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Measuring Poverty Without The Mortality Paradox

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Author Info

  • Mathieu Lefebvre

    (CREPP - Center of Research in Public Economics and Population Economics - Université de Liège)

  • Pierre Pestieau

    (CREPP - Center of Research in Public Economics and Population Economics - Université de Liège, PSE - Paris-Jourdan Sciences Economiques - CNRS : UMR8545 - École des Hautes Études en Sciences Sociales (EHESS) - École des Ponts ParisTech (ENPC) - École normale supérieure [ENS] - Paris - Institut national de la recherche agronomique (INRA), EEP-PSE - Ecole d'Économie de Paris - Paris School of Economics - Ecole d'Économie de Paris, CORE - Center of Operation Research and Econometrics [Louvain] - Université Catholique de Louvain (UCL) - Belgique, CEPR - Center for Economic Policy Research - CEPR)

  • Grégory Ponthière

    (PSE - Paris-Jourdan Sciences Economiques - CNRS : UMR8545 - École des Hautes Études en Sciences Sociales (EHESS) - École des Ponts ParisTech (ENPC) - École normale supérieure [ENS] - Paris - Institut national de la recherche agronomique (INRA), EEP-PSE - Ecole d'Économie de Paris - Paris School of Economics - Ecole d'Économie de Paris)

Abstract

Under income-differentiated mortality, poverty measures reflect not only the "true" poverty, but, also, the interferences or noise caused by the survival process at work. Such interferences lead to the Mortality Paradox: the worse the survival conditions of the poor are, the lower the measured poverty is. We examine several solutions to avoid that paradox. We identify conditions under which the extension, by means of a fictitious income, of lifetime income profiles of the prematurely dead neutralizes the noise due to differential mortality. Then, to account not only for the "missing" poor, but, also, for the "hidden" poverty (premature death), we use, as a fictitious income, the welfare-neutral income, making indifferent between life continuation and death. The robustness of poverty measures to the extension technique is illustrated with regional Belgian data.

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Bibliographic Info

Paper provided by HAL in its series Working Papers with number halshs-00622325.

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Date of creation: Sep 2011
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Handle: RePEc:hal:wpaper:halshs-00622325

Note: View the original document on HAL open archive server: http://halshs.archives-ouvertes.fr/halshs-00622325
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Related research

Keywords: premature mortality ; income-differentiated mortality ; poverty measurement ; censored income profile;

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References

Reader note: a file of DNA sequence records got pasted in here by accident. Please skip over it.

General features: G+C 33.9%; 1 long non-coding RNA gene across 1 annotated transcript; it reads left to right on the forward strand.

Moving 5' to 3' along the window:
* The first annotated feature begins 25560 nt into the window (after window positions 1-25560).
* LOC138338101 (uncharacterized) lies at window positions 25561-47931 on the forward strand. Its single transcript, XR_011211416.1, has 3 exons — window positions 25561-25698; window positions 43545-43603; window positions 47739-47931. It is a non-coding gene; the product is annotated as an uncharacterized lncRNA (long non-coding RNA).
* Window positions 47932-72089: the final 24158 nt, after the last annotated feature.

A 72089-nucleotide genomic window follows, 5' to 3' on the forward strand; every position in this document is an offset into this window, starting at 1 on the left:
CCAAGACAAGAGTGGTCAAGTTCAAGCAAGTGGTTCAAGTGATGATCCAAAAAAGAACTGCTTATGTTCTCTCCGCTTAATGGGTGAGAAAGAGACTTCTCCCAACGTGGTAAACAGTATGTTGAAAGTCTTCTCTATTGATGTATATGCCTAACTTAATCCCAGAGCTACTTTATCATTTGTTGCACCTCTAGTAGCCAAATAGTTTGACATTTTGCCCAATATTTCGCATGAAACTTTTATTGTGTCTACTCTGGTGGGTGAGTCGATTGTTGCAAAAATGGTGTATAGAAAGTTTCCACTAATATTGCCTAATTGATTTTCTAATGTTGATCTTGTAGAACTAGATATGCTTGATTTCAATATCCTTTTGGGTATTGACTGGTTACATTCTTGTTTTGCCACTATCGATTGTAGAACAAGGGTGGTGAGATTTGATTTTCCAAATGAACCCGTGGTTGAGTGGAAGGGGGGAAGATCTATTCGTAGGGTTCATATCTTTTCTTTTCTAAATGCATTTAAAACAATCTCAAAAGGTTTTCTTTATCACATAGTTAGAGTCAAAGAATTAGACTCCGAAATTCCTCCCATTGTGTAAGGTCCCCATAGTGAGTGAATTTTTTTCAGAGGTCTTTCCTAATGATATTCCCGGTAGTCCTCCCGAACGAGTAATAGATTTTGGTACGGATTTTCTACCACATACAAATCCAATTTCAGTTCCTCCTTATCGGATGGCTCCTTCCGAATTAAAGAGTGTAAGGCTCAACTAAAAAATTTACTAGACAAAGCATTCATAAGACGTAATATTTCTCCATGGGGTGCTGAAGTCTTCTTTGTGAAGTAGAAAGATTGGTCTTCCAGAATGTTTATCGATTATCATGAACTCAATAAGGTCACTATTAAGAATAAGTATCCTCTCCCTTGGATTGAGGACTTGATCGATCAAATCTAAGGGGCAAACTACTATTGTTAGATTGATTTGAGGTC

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  1. Mukherjee, Diganta, 2001. "Measuring multidimensional deprivation," Mathematical Social Sciences, Elsevier, vol. 42(3), pages 233-251, November.
  2. Broome, John, 2006. "Weighing Lives," OUP Catalogue, Oxford University Press, number 9780199297702.
  3. Deaton, A., 2001. "Health, Inequality, and Economic Development," Papers 200, Princeton, Woodrow Wilson School - Development Studies.
  4. Sen, Amartya, 1998. "Mortality as an Indicator of Economic Success and Failure," Economic Journal, Royal Economic Society, vol. 108(446), pages 1-25, January.
  5. Kanbur, Ravi & Mukherjee, Diganta, 2003. "Premature Mortality And Poverty Measurement," Working Papers 127197, Cornell University, Department of Applied Economics and Management.
  6. Deaton, A., 1998. "Aging and Inequality in Income and Health," Papers 181, Princeton, Woodrow Wilson School - Development Studies.
  7. Gary S. Becker & Tomas J. Philipson & Rodrigo R. Soares, 2005. "The Quantity and Quality of Life and the Evolution of World Inequality," American Economic Review, American Economic Association, vol. 95(1), pages 277-291, March.
  8. Salm, Martin, 2007. "The Effect of Pensions on Longevity: Evidence from Union Army Veterans," IZA Discussion Papers 2668, Institute for the Study of Labor (IZA).
  9. Sen, Amartya K, 1976. "Poverty: An Ordinal Approach to Measurement," Econometrica, Econometric Society, vol. 44(2), pages 219-31, March.
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Citations

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Cited by:
  1. PESTIEAU, Pierre & PONTHIERE, Grégory, 2012. "The public economics of increasing longevity," CORE Discussion Papers 2012005, Université catholique de Louvain, Center for Operations Research and Econometrics (CORE).
  2. Pierre Pestieau & Grégory Ponthière, 2012. "The public economics of increasing longevity," Working Papers halshs-00676492, HAL.

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